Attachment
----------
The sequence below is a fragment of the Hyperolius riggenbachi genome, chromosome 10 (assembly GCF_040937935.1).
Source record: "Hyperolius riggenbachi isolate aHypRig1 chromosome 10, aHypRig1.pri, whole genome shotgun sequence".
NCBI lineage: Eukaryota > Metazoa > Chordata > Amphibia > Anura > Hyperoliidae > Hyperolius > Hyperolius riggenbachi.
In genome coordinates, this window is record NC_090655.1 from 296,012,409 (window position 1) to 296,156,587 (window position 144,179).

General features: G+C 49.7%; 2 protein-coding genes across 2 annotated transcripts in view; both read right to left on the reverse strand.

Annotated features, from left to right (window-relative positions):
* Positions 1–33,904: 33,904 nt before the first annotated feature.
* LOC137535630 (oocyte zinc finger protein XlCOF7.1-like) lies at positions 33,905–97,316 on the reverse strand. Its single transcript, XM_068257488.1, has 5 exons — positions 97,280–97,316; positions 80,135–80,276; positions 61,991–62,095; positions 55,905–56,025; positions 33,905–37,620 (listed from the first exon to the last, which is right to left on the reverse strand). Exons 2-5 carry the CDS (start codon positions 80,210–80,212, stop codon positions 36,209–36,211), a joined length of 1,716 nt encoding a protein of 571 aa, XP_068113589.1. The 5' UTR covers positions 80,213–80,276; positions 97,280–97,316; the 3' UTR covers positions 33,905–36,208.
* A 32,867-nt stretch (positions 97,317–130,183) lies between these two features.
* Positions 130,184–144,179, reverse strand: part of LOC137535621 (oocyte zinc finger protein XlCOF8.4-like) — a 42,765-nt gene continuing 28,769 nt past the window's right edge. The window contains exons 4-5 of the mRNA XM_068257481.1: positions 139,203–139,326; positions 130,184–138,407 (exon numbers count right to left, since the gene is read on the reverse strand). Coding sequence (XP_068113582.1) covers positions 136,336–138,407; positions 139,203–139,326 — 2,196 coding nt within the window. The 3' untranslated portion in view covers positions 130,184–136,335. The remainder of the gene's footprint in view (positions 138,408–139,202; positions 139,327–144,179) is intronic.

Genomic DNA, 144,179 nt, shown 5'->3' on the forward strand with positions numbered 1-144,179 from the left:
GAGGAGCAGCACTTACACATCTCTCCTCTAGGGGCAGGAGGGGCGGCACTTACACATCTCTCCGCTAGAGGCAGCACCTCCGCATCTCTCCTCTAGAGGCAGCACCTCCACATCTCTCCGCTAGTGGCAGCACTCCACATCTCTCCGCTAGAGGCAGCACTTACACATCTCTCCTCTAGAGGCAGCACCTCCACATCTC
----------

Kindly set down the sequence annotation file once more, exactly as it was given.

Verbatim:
The sequence below is a fragment of the Hyperolius riggenbachi genome, chromosome 10 (assembly GCF_040937935.1).
Source record: "Hyperolius riggenbachi isolate aHypRig1 chromosome 10, aHypRig1.pri, whole genome shotgun sequence".
NCBI lineage: Eukaryota > Metazoa > Chordata > Amphibia > Anura > Hyperoliidae > Hyperolius > Hyperolius riggenbachi.
In genome coordinates, this window is record NC_090655.1 from 296,012,409 (window position 1) to 296,156,587 (window position 144,179).

General features: G+C 49.7%; 2 protein-coding genes across 2 annotated transcripts in view; both read right to left on the reverse strand.

Annotated features, from left to right (window-relative positions):
* Positions 1–33,904: 33,904 nt before the first annotated feature.
* LOC137535630 (oocyte zinc finger protein XlCOF7.1-like) lies at positions 33,905–97,316 on the reverse strand. Its single transcript, XM_068257488.1, has 5 exons — positions 97,280–97,316; positions 80,135–80,276; positions 61,991–62,095; positions 55,905–56,025; positions 33,905–37,620 (listed from the first exon to the last, which is right to left on the reverse strand). Exons 2-5 carry the CDS (start codon positions 80,210–80,212, stop codon positions 36,209–36,211), a joined length of 1,716 nt encoding a protein of 571 aa, XP_068113589.1. The 5' UTR covers positions 80,213–80,276; positions 97,280–97,316; the 3' UTR covers positions 33,905–36,208.
* A 32,867-nt stretch (positions 97,317–130,183) lies between these two features.
* Positions 130,184–144,179, reverse strand: part of LOC137535621 (oocyte zinc finger protein XlCOF8.4-like) — a 42,765-nt gene continuing 28,769 nt past the window's right edge. The window contains exons 4-5 of the mRNA XM_068257481.1: positions 139,203–139,326; positions 130,184–138,407 (exon numbers count right to left, since the gene is read on the reverse strand). Coding sequence (XP_068113582.1) covers positions 136,336–138,407; positions 139,203–139,326 — 2,196 coding nt within the window. The 3' untranslated portion in view covers positions 130,184–136,335. The remainder of the gene's footprint in view (positions 138,408–139,202; positions 139,327–144,179) is intronic.

Genomic DNA, 144,179 nt, shown 5'->3' on the forward strand with positions numbered 1-144,179 from the left:
GAGGAGCAGCACTTACACATCTCTCCTCTAGGGGCAGGAGGGGCGGCACTTACACATCTCTCCGCTAGAGGCAGCACCTCCGCATCTCTCCTCTAGAGGCAGCACCTCCACATCTCTCCGCTAGTGGCAGCACTCCACATCTCTCCGCTAGAGGCAGCACTTACACATCTCTCCTCTAGAGGCAGCACCTCCACATCTC